I have undergone NS in my home country and I know the benefits. I would have definitly encouraged my son to undergo NS, but I do not want to commit on my son's behalf when he is still a minor (aged 14) and is not capable of taking his own decisions. In my opinion, this is the biggest drawback. Assuming that I commit him now, tomorrow he may not like it and blame me for that, which I want to avoid. Moreover, Singapore is not his mother country.

Instead, Govt of Singapore should give a choice to the person once they attain the age where they can take decisions, say 18, whether they should do NS and contiune to stay in Singapore or not, instead of asking the parents to commit on their sons' behalf and then hold them as defaulters.

It is true that foreigners get the benefits of socio-economic prosperity of singapore, but at the same time Singapore also gets the benefit of foreign talent and I would say, foreigners' contribution is as equal as singaporeans for creating this wonderful land. In my opinion, Govt of singapore is treating FT as some kind of beggers as far as NS is concerned, ie., their logic is " You have enjoyed the benefits so now you commit yourself or else....". Definitly this is not a matured policy.
Keep smiling like a flower
Which never bothers about its death.

User avatar
ScoobyDoes
Manager
Manager
Posts: 1665
Joined: Wed, 29 Nov 2006
Location: A More Lucky Spot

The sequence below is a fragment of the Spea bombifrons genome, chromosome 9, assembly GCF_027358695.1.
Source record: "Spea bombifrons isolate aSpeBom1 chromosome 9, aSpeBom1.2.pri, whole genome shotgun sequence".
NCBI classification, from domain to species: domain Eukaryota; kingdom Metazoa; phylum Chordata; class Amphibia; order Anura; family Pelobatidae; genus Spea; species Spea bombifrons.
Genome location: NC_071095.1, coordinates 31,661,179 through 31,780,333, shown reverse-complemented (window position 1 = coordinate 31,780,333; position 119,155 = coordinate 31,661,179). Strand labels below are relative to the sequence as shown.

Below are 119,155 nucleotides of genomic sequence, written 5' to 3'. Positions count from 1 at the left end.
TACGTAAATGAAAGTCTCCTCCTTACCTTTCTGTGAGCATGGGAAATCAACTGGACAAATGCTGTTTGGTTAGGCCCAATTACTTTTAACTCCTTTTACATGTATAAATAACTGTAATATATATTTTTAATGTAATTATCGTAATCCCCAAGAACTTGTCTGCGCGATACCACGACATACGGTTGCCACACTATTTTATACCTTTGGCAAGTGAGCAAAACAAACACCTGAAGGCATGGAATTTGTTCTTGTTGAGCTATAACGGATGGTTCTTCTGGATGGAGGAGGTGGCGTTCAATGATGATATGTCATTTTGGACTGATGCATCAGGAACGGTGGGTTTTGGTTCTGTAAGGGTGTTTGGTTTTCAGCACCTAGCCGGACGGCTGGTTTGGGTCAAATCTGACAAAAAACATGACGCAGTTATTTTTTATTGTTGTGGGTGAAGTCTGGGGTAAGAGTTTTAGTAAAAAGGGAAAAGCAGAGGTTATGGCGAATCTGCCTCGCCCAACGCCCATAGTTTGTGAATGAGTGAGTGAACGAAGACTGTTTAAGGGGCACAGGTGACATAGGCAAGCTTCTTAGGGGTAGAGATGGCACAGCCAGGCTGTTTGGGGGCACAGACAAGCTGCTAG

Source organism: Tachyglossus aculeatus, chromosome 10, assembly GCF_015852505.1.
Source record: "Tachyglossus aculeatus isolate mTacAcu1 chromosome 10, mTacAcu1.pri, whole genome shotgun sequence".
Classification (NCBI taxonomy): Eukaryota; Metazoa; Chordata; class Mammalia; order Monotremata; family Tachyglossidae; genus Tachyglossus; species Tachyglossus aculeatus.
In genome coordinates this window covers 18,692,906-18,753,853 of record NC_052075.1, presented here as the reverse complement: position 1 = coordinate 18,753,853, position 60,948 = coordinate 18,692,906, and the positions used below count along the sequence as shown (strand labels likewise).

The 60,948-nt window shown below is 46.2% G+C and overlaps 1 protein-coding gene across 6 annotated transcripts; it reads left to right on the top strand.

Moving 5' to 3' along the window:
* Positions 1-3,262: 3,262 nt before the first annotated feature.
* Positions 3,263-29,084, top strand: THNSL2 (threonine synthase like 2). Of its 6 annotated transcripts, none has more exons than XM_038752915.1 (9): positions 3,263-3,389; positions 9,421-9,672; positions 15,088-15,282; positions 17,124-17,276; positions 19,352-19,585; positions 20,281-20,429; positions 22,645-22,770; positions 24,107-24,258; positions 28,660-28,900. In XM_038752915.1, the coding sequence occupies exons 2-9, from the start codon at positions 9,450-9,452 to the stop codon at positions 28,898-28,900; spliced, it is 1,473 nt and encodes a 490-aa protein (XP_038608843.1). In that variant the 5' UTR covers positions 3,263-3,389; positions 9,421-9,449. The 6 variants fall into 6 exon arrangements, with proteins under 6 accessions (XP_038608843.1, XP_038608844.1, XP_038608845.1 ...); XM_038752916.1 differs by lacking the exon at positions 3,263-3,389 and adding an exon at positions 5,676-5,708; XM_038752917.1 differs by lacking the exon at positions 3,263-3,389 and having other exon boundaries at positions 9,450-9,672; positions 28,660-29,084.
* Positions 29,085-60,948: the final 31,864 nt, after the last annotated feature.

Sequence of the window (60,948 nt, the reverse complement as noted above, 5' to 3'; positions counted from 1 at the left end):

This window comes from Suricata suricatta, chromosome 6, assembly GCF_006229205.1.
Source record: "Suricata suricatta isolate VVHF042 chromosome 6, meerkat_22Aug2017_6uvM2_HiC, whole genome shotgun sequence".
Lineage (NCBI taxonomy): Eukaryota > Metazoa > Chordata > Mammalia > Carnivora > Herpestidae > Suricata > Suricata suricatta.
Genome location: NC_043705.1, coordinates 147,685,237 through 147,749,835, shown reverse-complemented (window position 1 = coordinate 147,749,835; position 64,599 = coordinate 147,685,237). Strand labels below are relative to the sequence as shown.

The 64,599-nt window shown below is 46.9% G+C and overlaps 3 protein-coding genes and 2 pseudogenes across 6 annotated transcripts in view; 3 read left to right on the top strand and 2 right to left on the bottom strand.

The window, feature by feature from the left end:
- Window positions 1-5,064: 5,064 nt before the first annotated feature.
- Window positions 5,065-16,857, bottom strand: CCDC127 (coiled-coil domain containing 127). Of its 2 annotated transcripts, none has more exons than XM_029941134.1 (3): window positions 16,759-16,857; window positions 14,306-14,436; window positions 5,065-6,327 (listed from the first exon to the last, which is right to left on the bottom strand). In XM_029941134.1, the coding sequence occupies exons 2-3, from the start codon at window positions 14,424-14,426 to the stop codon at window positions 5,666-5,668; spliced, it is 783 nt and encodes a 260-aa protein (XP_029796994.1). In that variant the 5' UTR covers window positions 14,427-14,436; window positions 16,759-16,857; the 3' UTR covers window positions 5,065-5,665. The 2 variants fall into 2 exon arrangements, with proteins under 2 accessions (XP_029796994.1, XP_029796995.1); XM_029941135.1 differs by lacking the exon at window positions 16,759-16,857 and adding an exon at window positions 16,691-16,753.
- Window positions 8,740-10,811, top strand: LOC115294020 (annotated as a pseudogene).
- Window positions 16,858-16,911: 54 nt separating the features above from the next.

Postby ScoobyDoes » Fri, 04 Jun 2010 11:57 am

vidya463 wrote:I have undergone NS in my home country and I know the benefits. I would have definitly encouraged my son to undergo NS, but I do not want to commit on my son's behalf when he is still a minor (aged 14) and is not capable of taking his own decisions. In my opinion, this is the biggest drawback. Assuming that I commit him now, tomorrow he may not like it and blame me for that, which I want to avoid. Moreover, Singapore is not his mother country.



I'm with you 100% on that.

It will be my son's choice. At the moment he has a HK passport, is eligable for a British one and later can apply PR here. Which he chooses will be for his own thinking at the time though he's still pretty much a toddler.

I'm not against NS as a principle, only here in how it is applied to foreigners, with foreign passports, who don't really benefit these days from being PR whilst at the same time being expected to fight for a country that is not their own.

If my son decides Singapore is his home, then fine but going through the International School System and being covered by an international medical insurance lowers to virtually zero the "benefit" of being PR. Okay, so can buy HDB........ yeah, right :roll:


  • Similar Topics
    Replies
    Views
    Last post

Return to “General Discussions”

Who is online

Users browsing this forum: No registered users and 3 guests